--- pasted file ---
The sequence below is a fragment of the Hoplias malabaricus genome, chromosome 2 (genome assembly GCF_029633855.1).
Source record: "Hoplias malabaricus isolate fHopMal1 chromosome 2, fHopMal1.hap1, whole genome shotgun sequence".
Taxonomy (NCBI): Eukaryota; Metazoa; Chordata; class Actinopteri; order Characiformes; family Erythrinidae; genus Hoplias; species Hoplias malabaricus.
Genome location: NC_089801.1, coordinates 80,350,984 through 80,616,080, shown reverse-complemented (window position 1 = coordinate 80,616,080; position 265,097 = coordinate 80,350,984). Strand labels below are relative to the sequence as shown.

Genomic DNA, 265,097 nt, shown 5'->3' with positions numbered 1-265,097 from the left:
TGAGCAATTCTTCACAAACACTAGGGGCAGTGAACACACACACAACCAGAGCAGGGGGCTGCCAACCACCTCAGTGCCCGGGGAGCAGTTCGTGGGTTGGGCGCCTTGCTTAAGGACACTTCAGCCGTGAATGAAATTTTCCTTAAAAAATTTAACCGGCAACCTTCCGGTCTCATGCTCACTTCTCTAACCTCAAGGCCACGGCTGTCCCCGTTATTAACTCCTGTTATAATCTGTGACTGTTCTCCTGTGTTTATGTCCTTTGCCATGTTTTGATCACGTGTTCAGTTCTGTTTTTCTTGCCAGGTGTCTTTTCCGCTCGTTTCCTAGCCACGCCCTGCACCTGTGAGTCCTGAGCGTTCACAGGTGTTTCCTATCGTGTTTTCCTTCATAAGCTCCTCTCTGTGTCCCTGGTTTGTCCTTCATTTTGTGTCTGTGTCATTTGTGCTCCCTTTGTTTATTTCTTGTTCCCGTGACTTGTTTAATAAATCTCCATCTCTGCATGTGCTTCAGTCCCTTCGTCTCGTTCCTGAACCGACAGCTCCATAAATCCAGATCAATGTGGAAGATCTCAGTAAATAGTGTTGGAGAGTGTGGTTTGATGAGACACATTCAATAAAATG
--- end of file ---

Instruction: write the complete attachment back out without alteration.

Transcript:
The sequence below is a fragment of the Hoplias malabaricus genome, chromosome 2 (genome assembly GCF_029633855.1).
Source record: "Hoplias malabaricus isolate fHopMal1 chromosome 2, fHopMal1.hap1, whole genome shotgun sequence".
Taxonomy (NCBI): Eukaryota; Metazoa; Chordata; class Actinopteri; order Characiformes; family Erythrinidae; genus Hoplias; species Hoplias malabaricus.
Genome location: NC_089801.1, coordinates 80,350,984 through 80,616,080, shown reverse-complemented (window position 1 = coordinate 80,616,080; position 265,097 = coordinate 80,350,984). Strand labels below are relative to the sequence as shown.

Genomic DNA, 265,097 nt, shown 5'->3' with positions numbered 1-265,097 from the left:
TGAGCAATTCTTCACAAACACTAGGGGCAGTGAACACACACACAACCAGAGCAGGGGGCTGCCAACCACCTCAGTGCCCGGGGAGCAGTTCGTGGGTTGGGCGCCTTGCTTAAGGACACTTCAGCCGTGAATGAAATTTTCCTTAAAAAATTTAACCGGCAACCTTCCGGTCTCATGCTCACTTCTCTAACCTCAAGGCCACGGCTGTCCCCGTTATTAACTCCTGTTATAATCTGTGACTGTTCTCCTGTGTTTATGTCCTTTGCCATGTTTTGATCACGTGTTCAGTTCTGTTTTTCTTGCCAGGTGTCTTTTCCGCTCGTTTCCTAGCCACGCCCTGCACCTGTGAGTCCTGAGCGTTCACAGGTGTTTCCTATCGTGTTTTCCTTCATAAGCTCCTCTCTGTGTCCCTGGTTTGTCCTTCATTTTGTGTCTGTGTCATTTGTGCTCCCTTTGTTTATTTCTTGTTCCCGTGACTTGTTTAATAAATCTCCATCTCTGCATGTGCTTCAGTCCCTTCGTCTCGTTCCTGAACCGACAGCTCCATAAATCCAGATCAATGTGGAAGATCTCAGTAAATAGTGTTGGAGAGTGTGGTTTGATGAGACACATTCAATAAAATG